PROSITE documentation PDOC51206
Superfamily 3 helicase domain profile


Helicases have been classified in 5 superfamilies (SF1-SF5) [1]. All of the proteins bind ATP and, consequently, all of them carry the classical Walker A (phosphate-binding loop or P-loop) (see <PDOC00017>) and Walker B (Mg2+-binding aspartic acid) motifs [1]. Superfamily 3 consists of helicases encoded mainly by small RNA and DNA viruses and some large nucleocytoplasmic DNA viruses [2,3]. Small viruses are very dependent on the host-cell machinery to replicate. SF3 helicase in small DNA viruses is associated with an origin-binding domain. By pairing a domain that recognizes the ori with a helicase, the virus can bypass the host-cell-based regulation pathway and initiate its own replication. The protein binds to the viral ori leading to origin unwinding. Cellular replication proteins are then recruited to the ori and the viral DNA is replicated.

In SF3 helicases the Walker A and Walker B motifs are separated by spacers of rather uniform, and relatively short, lenght. In addition to the A and B motifs this family is caracterized by a third motif (C) which resides between the B motif and the C-terminus of the conserved region. This motif consists of an Asn residue preceded by a run of hydrophobic residues [4].

Several structure of SF3 helicases have been solved (see <PDB:1N25>) [5]. They all possess the same core α/β fold, consisting of a five-stranded parallel β sheet flanked on both sides by several α helices. In contrast to SF1 and SF2 helicases, which have RecA-like core folds, the strand connectivity within the α/β core domain is that of AAA+ proteins [6]. The SF3 helicase proteins assemble into a hexameric ring.

Some proteins known to contain an SF3 helicase domain are listed below:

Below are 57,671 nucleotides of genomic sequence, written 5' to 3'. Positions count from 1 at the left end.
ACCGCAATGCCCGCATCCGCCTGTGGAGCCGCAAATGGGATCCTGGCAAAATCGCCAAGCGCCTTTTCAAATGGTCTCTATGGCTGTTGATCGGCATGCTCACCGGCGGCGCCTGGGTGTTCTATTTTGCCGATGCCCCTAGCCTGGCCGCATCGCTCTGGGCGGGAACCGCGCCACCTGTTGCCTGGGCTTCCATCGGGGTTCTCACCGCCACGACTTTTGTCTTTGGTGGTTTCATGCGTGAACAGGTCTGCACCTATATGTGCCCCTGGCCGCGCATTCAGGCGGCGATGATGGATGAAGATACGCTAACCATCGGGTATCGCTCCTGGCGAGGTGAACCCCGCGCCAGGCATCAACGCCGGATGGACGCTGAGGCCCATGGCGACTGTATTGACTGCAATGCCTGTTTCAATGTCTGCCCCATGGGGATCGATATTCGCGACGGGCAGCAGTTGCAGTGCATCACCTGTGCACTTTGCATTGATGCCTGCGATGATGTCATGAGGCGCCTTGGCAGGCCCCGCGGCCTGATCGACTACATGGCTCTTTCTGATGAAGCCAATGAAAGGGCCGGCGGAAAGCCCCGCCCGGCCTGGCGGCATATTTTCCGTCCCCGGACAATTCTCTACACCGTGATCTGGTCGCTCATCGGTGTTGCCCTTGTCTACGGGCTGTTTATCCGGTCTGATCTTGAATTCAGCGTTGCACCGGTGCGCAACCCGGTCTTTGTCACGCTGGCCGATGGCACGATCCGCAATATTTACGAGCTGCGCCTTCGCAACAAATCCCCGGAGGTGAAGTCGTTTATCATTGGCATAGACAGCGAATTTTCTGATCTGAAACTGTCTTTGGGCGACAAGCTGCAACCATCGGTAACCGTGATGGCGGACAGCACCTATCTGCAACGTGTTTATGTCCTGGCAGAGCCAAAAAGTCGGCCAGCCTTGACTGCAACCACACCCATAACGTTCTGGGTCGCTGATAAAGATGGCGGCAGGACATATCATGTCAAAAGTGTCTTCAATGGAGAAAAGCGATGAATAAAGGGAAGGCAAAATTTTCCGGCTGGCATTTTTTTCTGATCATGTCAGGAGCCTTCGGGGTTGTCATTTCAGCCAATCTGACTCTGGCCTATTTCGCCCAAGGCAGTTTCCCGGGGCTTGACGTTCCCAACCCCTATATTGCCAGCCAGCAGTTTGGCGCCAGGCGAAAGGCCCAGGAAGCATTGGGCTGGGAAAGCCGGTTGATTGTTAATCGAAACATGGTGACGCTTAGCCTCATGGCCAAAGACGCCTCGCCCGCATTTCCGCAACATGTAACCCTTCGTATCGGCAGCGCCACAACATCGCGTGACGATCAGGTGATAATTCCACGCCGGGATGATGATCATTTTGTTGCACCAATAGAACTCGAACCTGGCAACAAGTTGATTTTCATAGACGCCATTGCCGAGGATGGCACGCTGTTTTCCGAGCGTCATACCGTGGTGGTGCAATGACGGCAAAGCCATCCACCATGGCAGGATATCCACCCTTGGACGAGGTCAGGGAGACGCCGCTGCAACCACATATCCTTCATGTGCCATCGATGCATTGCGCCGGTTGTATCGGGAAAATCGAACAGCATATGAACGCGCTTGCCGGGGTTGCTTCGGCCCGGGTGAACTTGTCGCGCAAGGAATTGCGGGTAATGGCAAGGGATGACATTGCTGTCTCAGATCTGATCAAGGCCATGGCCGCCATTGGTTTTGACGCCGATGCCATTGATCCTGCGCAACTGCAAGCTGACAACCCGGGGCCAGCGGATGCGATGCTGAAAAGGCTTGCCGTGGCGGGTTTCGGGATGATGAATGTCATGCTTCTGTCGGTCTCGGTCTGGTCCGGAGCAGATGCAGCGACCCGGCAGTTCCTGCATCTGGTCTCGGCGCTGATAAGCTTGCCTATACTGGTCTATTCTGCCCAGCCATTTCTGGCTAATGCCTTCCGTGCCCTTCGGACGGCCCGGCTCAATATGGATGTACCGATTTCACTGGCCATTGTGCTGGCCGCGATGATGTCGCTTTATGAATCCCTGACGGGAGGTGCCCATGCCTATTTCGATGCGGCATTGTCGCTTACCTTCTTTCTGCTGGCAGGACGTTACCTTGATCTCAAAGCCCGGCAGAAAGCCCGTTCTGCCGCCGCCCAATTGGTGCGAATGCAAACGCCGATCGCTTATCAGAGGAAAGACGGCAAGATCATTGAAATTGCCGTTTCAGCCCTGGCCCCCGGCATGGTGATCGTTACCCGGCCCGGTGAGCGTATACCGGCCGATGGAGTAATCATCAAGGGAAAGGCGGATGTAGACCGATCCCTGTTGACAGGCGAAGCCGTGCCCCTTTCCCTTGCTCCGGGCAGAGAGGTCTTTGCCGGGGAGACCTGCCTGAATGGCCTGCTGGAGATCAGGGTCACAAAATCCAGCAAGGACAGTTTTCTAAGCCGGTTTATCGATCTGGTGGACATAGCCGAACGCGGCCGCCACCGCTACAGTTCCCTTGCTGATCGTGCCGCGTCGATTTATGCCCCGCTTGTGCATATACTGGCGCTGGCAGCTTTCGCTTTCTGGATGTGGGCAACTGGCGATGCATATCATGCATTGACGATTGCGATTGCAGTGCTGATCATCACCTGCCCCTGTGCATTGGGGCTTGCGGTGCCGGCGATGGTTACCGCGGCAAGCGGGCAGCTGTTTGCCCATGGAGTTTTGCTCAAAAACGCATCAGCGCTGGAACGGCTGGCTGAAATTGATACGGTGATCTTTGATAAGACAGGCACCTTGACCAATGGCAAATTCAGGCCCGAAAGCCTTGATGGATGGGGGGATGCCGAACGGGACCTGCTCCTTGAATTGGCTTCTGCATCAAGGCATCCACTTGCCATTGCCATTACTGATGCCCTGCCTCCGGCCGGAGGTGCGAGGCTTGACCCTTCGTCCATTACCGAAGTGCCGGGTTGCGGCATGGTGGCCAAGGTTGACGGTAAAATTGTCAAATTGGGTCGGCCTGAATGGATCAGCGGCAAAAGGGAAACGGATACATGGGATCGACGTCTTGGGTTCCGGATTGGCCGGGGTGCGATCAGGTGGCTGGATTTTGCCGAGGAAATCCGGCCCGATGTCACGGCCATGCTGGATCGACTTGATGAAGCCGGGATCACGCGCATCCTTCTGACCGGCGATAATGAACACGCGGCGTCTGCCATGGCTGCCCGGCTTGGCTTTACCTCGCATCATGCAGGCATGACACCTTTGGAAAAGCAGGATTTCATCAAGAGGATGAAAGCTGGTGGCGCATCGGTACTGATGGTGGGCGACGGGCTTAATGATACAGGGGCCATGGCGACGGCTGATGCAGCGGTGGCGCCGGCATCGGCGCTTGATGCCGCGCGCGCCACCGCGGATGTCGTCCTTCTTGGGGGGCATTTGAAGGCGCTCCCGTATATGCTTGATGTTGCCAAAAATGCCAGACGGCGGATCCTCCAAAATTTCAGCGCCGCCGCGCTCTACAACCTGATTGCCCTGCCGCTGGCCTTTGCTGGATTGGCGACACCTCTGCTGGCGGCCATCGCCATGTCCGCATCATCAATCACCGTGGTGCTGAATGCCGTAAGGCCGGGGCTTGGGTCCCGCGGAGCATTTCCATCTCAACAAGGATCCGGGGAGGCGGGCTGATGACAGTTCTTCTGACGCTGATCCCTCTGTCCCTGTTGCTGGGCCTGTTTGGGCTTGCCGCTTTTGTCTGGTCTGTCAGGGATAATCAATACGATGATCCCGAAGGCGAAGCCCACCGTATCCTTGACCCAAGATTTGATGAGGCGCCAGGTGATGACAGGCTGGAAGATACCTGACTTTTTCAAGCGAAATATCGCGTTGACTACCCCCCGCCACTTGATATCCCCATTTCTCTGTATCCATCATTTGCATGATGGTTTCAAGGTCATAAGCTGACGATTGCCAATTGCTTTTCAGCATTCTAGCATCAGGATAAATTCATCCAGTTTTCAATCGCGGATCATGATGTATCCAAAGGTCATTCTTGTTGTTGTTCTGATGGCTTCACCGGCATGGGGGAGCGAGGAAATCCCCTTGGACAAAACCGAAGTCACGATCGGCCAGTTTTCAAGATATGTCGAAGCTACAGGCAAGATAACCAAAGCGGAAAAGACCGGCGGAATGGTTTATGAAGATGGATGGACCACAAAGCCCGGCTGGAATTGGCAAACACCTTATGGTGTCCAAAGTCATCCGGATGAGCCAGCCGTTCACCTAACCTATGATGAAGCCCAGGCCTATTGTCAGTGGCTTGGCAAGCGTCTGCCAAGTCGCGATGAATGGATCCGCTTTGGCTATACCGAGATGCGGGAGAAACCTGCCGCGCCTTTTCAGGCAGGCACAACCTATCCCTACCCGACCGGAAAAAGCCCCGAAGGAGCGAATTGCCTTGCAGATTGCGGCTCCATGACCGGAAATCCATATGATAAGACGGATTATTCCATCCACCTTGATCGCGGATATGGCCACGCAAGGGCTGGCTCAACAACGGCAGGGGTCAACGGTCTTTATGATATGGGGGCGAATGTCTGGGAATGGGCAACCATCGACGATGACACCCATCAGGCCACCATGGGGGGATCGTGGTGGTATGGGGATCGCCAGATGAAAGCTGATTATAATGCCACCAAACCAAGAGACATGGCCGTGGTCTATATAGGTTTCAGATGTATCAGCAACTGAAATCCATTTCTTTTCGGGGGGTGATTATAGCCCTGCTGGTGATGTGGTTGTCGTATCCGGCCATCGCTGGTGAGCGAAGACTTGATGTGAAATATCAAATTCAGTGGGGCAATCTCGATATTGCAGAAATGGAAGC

• Polyomavirus large T antigen. It initiates DNA unwinding and replication via interactions with the viral origin of replication.
  • Papillomavirus E1 protein. An ATP-dependent DNA helicase required for initiation of viral DNA replication.
  • Parvovirus Rep/NS1 protein, which is also required for the initiation of viral replication.
  • Poxviridae and other large DNA viruses D5 protein.
  • Bacteriophage DNA primase/helicase protein.
  • Bacterial prophage DNA primase/helicase protein.
  • ssRNA positive strand viruses RNA1 polyprotein.

To recognize this domain we have developed two profiles. The first one is directed against DNA viruses SF3 helicase and the second one is specific for ssRNA positive-strand viruses SF3 helicase.

Last update:

June 2006 / Text revised; profile added.


Technical section

PROSITE methods (with tools and information) covered by this documentation:

SF3_HELICASE_1, PS51206; Superfamily 3 helicase of DNA viruses domain profile  (MATRIX)

SF3_HELICASE_2, PS51218; Superfamily 3 helicase of positive ssRNA viruses domain profile  (MATRIX)


1AuthorsGorbalenya A.E. and Koonin E.V. .
TitleHelicases: amino acid sequence comparisons and structure-function relationships.
SourceCurr. Opin. Struct. Biol. 3:419-429(1993).

2AuthorsIyer L.M. Aravind L. Koonin E.V.
TitleCommon origin of four diverse families of large eukaryotic DNA viruses.
SourceJ. Virol. 75:11720-11734(2001).
PubMed ID11689653

3AuthorsIyer L.M. Leipe D.D. Koonin E.V. Aravind L.
TitleEvolutionary history and higher order classification of AAA+ ATPases.
SourceJ. Struct. Biol. 146:11-31(2004).
PubMed ID15037234

4AuthorsGorbalenya A.E. Koonin E.V. Wolf Y.I.
TitleA new superfamily of putative NTP-binding domains encoded by genomes of small DNA and RNA viruses.
SourceFEBS Lett. 262:145-148(1990).
PubMed ID2156730

5AuthorsLi D. Zhao R. Lilyestrom W. Gai D. Zhang R. DeCaprio J.A. Fanning E. Jochimiak A. Szakonyi G. Chen X.S.
TitleStructure of the replicative helicase of the oncoprotein SV40 large tumour antigen.
SourceNature 423:512-518(2003).
PubMed ID12774115

6AuthorsHickman A.B. Dyda F.
TitleBinding and unwinding: SF3 viral helicases.
SourceCurr. Opin. Struct. Biol. 15:77-85(2005).
PubMed ID15718137

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